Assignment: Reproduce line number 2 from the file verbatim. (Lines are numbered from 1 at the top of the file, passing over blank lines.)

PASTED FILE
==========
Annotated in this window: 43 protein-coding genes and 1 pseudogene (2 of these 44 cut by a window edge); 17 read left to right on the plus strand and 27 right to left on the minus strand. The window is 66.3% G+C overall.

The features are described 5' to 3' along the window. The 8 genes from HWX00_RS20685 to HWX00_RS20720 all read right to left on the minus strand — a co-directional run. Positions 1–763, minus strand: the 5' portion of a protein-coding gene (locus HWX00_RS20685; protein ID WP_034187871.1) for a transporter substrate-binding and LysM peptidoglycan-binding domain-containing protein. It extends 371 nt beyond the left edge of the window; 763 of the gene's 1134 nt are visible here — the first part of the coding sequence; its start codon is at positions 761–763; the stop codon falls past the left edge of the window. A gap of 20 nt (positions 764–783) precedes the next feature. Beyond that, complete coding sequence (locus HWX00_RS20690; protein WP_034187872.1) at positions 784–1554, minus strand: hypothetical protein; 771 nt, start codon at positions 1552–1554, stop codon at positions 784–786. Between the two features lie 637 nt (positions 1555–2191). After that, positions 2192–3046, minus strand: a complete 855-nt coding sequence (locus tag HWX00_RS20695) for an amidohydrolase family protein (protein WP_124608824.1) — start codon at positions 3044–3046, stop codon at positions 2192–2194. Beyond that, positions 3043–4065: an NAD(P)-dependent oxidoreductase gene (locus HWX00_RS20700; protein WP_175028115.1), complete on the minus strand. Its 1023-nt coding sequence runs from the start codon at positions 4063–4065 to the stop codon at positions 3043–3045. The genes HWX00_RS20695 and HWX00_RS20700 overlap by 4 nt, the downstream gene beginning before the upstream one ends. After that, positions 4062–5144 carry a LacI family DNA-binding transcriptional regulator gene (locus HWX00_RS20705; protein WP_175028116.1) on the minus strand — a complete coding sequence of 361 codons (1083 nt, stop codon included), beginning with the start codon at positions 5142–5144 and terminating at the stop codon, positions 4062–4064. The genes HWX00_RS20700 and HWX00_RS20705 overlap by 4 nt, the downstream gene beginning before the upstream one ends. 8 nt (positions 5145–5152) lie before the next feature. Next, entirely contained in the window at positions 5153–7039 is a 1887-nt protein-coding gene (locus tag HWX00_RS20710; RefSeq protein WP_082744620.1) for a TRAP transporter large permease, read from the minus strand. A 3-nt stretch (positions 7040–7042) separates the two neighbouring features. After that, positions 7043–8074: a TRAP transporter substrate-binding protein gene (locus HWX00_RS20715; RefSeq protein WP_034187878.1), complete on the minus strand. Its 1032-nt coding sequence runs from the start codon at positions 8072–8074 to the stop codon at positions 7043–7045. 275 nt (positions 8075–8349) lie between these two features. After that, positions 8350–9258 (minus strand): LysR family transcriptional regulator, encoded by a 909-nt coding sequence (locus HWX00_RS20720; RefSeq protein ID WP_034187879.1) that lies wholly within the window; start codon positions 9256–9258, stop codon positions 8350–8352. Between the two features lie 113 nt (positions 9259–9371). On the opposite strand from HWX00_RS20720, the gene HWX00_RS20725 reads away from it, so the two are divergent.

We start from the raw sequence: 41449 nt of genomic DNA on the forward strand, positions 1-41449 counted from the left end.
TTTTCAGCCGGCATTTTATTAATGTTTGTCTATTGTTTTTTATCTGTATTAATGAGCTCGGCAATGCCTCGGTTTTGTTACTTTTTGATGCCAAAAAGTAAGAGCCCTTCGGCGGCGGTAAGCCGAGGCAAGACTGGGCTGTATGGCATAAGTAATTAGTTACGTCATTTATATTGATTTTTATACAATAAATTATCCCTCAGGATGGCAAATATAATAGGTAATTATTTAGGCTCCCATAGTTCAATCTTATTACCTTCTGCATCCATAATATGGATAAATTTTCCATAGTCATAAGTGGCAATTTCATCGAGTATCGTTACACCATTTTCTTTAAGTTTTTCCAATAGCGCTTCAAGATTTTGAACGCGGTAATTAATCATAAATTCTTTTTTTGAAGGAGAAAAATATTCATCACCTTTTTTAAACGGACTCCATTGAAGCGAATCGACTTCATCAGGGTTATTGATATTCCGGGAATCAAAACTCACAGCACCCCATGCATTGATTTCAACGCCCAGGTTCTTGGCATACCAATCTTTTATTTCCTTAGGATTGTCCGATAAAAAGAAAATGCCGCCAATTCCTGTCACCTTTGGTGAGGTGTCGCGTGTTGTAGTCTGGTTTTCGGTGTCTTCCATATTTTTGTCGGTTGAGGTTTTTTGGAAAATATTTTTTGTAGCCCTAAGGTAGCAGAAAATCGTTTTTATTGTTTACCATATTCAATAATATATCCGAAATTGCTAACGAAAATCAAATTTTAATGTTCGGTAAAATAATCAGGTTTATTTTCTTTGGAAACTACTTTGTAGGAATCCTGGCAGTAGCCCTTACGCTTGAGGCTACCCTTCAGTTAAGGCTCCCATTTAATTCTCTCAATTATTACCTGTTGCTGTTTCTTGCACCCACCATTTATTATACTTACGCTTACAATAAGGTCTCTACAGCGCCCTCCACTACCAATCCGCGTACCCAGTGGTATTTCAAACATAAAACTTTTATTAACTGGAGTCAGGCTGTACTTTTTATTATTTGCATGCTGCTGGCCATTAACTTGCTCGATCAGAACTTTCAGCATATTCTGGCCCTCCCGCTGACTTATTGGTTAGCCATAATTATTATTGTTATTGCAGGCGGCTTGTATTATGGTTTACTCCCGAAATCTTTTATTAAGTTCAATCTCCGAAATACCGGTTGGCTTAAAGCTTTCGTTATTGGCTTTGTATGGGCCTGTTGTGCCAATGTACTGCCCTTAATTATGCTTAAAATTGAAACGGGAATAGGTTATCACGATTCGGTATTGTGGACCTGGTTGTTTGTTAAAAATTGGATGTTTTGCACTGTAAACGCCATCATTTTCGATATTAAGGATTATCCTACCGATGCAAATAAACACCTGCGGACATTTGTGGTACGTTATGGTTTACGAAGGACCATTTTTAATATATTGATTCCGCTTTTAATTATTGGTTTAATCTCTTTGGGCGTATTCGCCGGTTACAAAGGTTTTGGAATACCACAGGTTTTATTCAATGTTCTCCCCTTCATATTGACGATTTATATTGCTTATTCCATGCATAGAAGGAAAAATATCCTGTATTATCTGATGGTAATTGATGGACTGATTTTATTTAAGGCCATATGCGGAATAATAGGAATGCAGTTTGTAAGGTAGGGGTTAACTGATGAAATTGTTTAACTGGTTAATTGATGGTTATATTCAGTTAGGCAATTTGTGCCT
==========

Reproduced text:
The features are described 5' to 3' along the window. The 8 genes from HWX00_RS20685 to HWX00_RS20720 all read right to left on the minus strand — a co-directional run. Positions 1–763, minus strand: the 5' portion of a protein-coding gene (locus HWX00_RS20685; protein ID WP_034187871.1) for a transporter substrate-binding and LysM peptidoglycan-binding domain-containing protein. It extends 371 nt beyond the left edge of the window; 763 of the gene's 1134 nt are visible here — the first part of the coding sequence; its start codon is at positions 761–763; the stop codon falls past the left edge of the window. A gap of 20 nt (positions 764–783) precedes the next feature. Beyond that, complete coding sequence (locus HWX00_RS20690; protein WP_034187872.1) at positions 784–1554, minus strand: hypothetical protein; 771 nt, start codon at positions 1552–1554, stop codon at positions 784–786. Between the two features lie 637 nt (positions 1555–2191). After that, positions 2192–3046, minus strand: a complete 855-nt coding sequence (locus tag HWX00_RS20695) for an amidohydrolase family protein (protein WP_124608824.1) — start codon at positions 3044–3046, stop codon at positions 2192–2194. Beyond that, positions 3043–4065: an NAD(P)-dependent oxidoreductase gene (locus HWX00_RS20700; protein WP_175028115.1), complete on the minus strand. Its 1023-nt coding sequence runs from the start codon at positions 4063–4065 to the stop codon at positions 3043–3045. The genes HWX00_RS20695 and HWX00_RS20700 overlap by 4 nt, the downstream gene beginning before the upstream one ends. After that, positions 4062–5144 carry a LacI family DNA-binding transcriptional regulator gene (locus HWX00_RS20705; protein WP_175028116.1) on the minus strand — a complete coding sequence of 361 codons (1083 nt, stop codon included), beginning with the start codon at positions 5142–5144 and terminating at the stop codon, positions 4062–4064. The genes HWX00_RS20700 and HWX00_RS20705 overlap by 4 nt, the downstream gene beginning before the upstream one ends. 8 nt (positions 5145–5152) lie before the next feature. Next, entirely contained in the window at positions 5153–7039 is a 1887-nt protein-coding gene (locus tag HWX00_RS20710; RefSeq protein WP_082744620.1) for a TRAP transporter large permease, read from the minus strand. A 3-nt stretch (positions 7040–7042) separates the two neighbouring features. After that, positions 7043–8074: a TRAP transporter substrate-binding protein gene (locus HWX00_RS20715; RefSeq protein WP_034187878.1), complete on the minus strand. Its 1032-nt coding sequence runs from the start codon at positions 8072–8074 to the stop codon at positions 7043–7045. 275 nt (positions 8075–8349) lie between these two features. After that, positions 8350–9258 (minus strand): LysR family transcriptional regulator, encoded by a 909-nt coding sequence (locus HWX00_RS20720; RefSeq protein ID WP_034187879.1) that lies wholly within the window; start codon positions 9256–9258, stop codon positions 8350–8352. Between the two features lie 113 nt (positions 9259–9371). On the opposite strand from HWX00_RS20720, the gene HWX00_RS20725 reads away from it, so the two are divergent.